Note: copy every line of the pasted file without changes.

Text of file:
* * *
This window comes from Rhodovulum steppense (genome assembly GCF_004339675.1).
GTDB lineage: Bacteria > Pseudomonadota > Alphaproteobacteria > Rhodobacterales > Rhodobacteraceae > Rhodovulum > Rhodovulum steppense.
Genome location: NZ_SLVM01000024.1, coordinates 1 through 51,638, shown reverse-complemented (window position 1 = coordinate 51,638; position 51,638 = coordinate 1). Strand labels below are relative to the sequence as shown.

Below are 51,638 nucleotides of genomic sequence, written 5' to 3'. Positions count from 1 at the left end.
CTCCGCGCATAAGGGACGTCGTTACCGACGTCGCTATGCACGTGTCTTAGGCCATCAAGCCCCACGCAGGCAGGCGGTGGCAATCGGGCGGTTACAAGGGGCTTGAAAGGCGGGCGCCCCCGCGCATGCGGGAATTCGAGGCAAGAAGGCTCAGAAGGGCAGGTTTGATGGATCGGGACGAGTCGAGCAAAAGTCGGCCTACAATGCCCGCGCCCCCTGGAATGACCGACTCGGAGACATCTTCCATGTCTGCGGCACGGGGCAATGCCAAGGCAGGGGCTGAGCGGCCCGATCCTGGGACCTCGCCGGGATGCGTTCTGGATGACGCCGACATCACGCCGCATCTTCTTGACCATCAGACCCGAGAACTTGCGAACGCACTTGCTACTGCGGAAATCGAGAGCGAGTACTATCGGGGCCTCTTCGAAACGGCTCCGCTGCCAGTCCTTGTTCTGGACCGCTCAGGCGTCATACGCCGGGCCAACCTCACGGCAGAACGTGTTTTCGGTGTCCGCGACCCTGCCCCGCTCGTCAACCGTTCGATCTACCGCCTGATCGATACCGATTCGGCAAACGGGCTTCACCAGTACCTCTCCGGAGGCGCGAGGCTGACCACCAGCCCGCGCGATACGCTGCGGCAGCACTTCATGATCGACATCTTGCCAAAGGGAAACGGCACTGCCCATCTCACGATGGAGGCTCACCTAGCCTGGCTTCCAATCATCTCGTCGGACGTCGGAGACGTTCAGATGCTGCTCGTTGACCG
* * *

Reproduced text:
This window comes from Rhodovulum steppense (genome assembly GCF_004339675.1).
GTDB lineage: Bacteria > Pseudomonadota > Alphaproteobacteria > Rhodobacterales > Rhodobacteraceae > Rhodovulum > Rhodovulum steppense.
Genome location: NZ_SLVM01000024.1, coordinates 1 through 51,638, shown reverse-complemented (window position 1 = coordinate 51,638; position 51,638 = coordinate 1). Strand labels below are relative to the sequence as shown.

Below are 51,638 nucleotides of genomic sequence, written 5' to 3'. Positions count from 1 at the left end.
CTCCGCGCATAAGGGACGTCGTTACCGACGTCGCTATGCACGTGTCTTAGGCCATCAAGCCCCACGCAGGCAGGCGGTGGCAATCGGGCGGTTACAAGGGGCTTGAAAGGCGGGCGCCCCCGCGCATGCGGGAATTCGAGGCAAGAAGGCTCAGAAGGGCAGGTTTGATGGATCGGGACGAGTCGAGCAAAAGTCGGCCTACAATGCCCGCGCCCCCTGGAATGACCGACTCGGAGACATCTTCCATGTCTGCGGCACGGGGCAATGCCAAGGCAGGGGCTGAGCGGCCCGATCCTGGGACCTCGCCGGGATGCGTTCTGGATGACGCCGACATCACGCCGCATCTTCTTGACCATCAGACCCGAGAACTTGCGAACGCACTTGCTACTGCGGAAATCGAGAGCGAGTACTATCGGGGCCTCTTCGAAACGGCTCCGCTGCCAGTCCTTGTTCTGGACCGCTCAGGCGTCATACGCCGGGCCAACCTCACGGCAGAACGTGTTTTCGGTGTCCGCGACCCTGCCCCGCTCGTCAACCGTTCGATCTACCGCCTGATCGATACCGATTCGGCAAACGGGCTTCACCAGTACCTCTCCGGAGGCGCGAGGCTGACCACCAGCCCGCGCGATACGCTGCGGCAGCACTTCATGATCGACATCTTGCCAAAGGGAAACGGCACTGCCCATCTCACGATGGAGGCTCACCTAGCCTGGCTTCCAATCATCTCGTCGGACGTCGGAGACGTTCAGATGCTGCTCGTTGACCG